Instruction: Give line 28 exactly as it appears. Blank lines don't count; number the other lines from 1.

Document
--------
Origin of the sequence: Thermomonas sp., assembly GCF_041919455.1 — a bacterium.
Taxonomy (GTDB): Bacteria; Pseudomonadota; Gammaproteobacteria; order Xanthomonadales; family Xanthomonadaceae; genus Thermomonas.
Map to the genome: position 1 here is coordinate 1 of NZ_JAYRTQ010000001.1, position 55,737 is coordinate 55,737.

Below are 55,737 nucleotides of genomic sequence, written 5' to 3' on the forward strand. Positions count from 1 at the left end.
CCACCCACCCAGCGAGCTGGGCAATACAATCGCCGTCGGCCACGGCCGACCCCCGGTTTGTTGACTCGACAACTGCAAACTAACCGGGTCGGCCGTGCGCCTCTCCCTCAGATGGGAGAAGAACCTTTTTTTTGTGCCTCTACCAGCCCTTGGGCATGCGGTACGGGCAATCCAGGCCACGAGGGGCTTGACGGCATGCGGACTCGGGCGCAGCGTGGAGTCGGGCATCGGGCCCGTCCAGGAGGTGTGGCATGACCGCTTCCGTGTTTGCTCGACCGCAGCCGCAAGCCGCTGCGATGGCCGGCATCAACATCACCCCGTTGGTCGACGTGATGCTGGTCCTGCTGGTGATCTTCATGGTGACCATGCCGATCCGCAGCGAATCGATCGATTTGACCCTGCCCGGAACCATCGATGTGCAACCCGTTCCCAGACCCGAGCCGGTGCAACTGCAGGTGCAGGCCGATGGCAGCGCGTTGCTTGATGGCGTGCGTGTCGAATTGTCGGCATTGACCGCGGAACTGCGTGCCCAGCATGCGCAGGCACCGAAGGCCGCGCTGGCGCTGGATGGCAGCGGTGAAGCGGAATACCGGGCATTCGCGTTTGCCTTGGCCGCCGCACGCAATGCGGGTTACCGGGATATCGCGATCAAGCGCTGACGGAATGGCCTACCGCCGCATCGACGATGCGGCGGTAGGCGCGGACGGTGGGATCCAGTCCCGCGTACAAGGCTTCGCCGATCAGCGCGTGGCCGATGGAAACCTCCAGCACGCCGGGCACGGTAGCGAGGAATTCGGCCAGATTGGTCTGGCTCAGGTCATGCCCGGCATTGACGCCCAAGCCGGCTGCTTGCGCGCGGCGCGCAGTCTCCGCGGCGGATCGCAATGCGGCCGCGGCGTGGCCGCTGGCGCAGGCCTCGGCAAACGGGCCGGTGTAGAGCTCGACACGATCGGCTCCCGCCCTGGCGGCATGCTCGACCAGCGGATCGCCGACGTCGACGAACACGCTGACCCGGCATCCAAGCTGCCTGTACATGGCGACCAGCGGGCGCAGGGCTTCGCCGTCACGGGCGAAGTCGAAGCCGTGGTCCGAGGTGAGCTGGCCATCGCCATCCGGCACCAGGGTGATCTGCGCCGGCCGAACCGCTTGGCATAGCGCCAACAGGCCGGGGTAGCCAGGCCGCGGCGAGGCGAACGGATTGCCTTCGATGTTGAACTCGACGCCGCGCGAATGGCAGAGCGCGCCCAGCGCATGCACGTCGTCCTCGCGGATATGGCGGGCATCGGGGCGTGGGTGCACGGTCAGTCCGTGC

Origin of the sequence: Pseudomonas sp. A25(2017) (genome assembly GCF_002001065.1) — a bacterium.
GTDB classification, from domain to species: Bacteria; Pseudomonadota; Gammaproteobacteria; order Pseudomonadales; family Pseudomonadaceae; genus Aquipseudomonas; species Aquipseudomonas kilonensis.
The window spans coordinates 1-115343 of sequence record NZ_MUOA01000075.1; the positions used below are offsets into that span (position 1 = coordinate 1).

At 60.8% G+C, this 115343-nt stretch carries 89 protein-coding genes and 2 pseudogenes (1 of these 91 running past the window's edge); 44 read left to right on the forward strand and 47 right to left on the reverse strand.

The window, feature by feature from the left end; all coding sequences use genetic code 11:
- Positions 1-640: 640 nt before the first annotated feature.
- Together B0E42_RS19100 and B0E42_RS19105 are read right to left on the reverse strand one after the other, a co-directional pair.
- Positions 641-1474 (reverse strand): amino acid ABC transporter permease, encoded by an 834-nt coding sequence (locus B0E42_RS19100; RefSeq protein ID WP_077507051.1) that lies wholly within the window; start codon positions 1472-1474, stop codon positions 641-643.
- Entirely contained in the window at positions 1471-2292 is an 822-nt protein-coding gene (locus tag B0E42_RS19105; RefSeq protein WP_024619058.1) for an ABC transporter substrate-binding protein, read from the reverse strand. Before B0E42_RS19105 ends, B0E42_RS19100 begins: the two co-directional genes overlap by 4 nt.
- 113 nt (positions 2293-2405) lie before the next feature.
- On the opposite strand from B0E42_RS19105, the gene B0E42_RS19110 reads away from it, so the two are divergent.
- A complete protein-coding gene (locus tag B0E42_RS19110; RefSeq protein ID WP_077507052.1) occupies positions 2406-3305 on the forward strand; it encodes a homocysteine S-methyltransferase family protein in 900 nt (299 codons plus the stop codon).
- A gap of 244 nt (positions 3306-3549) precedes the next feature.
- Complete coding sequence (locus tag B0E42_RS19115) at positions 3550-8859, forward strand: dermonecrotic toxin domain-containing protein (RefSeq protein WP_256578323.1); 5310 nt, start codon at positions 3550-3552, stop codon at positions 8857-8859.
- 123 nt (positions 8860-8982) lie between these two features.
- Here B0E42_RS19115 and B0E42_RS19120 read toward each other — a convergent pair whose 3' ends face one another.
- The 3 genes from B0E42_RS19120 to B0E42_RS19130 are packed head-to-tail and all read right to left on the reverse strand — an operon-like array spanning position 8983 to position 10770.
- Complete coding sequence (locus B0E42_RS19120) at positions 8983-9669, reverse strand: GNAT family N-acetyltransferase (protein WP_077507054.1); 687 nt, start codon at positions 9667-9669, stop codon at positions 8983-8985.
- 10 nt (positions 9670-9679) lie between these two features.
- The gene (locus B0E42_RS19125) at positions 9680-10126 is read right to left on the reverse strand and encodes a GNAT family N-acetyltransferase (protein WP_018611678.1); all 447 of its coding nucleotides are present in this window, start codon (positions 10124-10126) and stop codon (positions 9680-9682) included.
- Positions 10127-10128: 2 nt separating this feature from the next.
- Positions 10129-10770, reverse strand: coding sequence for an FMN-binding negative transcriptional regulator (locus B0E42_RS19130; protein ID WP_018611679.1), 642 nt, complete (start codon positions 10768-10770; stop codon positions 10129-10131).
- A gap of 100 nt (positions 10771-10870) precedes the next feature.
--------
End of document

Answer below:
- A gap of 100 nt (positions 10771-10870) precedes the next feature.